Multi-Point Design of Parallel Hybrid Aero Engines
Paper in proceeding, 2020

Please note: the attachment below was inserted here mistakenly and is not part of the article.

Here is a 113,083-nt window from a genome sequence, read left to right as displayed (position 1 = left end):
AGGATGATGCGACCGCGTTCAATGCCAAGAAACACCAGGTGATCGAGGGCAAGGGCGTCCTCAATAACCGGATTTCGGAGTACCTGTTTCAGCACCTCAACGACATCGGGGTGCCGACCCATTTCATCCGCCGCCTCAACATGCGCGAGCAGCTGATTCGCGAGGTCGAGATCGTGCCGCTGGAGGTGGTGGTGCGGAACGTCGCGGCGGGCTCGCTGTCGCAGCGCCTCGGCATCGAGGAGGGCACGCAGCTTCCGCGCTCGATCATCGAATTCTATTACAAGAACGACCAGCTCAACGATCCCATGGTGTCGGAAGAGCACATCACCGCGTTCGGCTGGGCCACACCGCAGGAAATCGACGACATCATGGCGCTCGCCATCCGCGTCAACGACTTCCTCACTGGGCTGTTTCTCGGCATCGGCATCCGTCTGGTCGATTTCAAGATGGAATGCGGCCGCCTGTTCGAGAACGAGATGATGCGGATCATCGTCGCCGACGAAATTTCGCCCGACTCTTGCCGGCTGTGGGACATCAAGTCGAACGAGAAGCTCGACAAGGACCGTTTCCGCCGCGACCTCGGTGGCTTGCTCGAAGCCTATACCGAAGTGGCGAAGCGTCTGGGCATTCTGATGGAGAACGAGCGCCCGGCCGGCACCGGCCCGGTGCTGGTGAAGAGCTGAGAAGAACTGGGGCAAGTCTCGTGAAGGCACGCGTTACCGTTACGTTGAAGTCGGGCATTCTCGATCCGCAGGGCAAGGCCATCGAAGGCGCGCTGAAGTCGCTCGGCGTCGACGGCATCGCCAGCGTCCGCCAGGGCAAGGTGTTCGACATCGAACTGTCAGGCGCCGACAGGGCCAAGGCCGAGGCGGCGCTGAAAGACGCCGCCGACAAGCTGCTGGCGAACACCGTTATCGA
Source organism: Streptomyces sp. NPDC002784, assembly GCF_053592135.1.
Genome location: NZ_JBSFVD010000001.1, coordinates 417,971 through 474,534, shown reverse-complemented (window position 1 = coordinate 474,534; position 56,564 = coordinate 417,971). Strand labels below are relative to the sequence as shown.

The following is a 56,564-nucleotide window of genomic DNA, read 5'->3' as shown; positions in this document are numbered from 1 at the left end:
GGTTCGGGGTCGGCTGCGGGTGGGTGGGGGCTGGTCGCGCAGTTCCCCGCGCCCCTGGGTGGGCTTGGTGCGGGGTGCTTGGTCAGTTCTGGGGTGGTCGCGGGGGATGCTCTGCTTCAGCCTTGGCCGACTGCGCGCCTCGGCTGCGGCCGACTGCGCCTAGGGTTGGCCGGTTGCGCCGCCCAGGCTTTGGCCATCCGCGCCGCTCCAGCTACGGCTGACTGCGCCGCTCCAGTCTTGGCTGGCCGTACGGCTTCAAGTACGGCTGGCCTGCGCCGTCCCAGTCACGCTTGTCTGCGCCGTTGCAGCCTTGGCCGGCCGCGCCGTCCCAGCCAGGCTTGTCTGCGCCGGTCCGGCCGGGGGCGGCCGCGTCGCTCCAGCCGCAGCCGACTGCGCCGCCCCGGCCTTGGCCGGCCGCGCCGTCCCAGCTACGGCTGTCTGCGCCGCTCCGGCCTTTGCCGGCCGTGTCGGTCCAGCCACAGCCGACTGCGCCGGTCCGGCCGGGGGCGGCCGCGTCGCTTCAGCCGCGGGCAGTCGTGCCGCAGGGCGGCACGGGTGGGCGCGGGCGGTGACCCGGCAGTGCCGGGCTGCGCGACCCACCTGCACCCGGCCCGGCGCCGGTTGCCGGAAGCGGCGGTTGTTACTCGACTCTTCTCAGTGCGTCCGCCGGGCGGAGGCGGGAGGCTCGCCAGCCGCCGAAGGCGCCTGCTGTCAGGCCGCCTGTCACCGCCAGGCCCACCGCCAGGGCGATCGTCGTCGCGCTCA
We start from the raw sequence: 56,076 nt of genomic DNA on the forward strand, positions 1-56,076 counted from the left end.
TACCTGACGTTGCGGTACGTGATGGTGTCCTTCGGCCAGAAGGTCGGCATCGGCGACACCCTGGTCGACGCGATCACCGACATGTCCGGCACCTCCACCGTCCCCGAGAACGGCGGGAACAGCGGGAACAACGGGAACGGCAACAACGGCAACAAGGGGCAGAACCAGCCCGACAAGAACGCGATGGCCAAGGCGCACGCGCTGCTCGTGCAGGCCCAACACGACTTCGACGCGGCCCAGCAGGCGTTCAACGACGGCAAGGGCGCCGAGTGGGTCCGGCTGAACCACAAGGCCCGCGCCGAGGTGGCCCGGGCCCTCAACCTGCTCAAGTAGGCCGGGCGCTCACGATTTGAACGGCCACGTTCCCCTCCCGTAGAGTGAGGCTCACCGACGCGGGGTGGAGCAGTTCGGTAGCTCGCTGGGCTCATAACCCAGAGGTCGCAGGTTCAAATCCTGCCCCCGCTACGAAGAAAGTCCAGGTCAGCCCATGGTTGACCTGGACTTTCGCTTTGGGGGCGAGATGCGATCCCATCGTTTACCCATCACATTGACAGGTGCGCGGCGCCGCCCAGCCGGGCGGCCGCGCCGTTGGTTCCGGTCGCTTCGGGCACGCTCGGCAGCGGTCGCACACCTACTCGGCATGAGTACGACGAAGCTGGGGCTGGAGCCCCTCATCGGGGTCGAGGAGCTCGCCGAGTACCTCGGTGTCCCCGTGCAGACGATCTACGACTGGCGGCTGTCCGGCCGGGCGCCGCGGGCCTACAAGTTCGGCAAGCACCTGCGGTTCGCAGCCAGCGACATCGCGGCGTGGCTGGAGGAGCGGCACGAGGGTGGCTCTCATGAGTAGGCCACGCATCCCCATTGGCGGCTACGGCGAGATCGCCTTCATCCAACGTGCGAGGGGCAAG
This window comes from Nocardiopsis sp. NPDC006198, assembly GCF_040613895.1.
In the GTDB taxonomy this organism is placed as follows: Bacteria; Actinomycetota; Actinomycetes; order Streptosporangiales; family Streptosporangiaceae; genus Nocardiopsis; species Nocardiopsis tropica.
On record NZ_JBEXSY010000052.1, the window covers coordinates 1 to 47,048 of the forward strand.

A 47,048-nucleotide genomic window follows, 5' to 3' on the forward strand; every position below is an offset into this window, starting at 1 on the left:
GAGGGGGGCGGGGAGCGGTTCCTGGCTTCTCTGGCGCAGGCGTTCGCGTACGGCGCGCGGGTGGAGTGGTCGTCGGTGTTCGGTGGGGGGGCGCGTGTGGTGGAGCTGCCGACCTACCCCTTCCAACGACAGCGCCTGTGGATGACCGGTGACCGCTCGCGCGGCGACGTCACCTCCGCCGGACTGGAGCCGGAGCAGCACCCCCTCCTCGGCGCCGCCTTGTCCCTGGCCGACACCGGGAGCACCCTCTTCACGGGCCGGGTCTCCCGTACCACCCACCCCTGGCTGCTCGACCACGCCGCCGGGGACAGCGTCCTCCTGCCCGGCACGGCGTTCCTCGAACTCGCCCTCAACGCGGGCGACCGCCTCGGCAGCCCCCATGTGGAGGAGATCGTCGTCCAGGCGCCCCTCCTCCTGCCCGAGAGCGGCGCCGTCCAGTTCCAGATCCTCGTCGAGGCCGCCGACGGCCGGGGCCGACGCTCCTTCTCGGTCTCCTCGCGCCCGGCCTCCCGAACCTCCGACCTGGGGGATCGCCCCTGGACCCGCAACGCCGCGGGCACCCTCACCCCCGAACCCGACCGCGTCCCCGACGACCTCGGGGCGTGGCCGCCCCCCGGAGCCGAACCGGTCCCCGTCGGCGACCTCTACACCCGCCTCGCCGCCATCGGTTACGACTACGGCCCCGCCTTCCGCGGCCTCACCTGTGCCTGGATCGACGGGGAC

A parallel hybrid configuration is a feasible means to reduce fuel consumption of gas turbines propelling aircraft. It introduces an electric drive on one of the spools of the gas turbine, typically the low pressure spool. The electric drive is supplied by a battery, which can also be charged when excess power is available (for instance during conditions requiring handling bleed in conventional designs). It also requires a thermal management system to dissipate heat away from electric components. While the scientific literature describes parallel hybrid studies and anticipated benefits assuming various future entry into service dates, there is limited information on the design of the gas turbine component of such a system. For conventional gas turbines, multi-point design schemes are used. This paper describes, in a consistent fashion and based on a formalized notation, how such multi-point design schemes are applied to parallel hybrid aero engines. It interprets published approaches, fills gaps in methodology descriptions with meaningful assumptions and summarizes design intent. It also discusses cycle designs generated by different methodologies based on the same cycle model. Results show that closure equations prescribing boost power can be preferable over closure equations prescribing temperature ratios for uniqueness and engineering intuitiveness while the latter can be beneficial in a second step for design space exploration.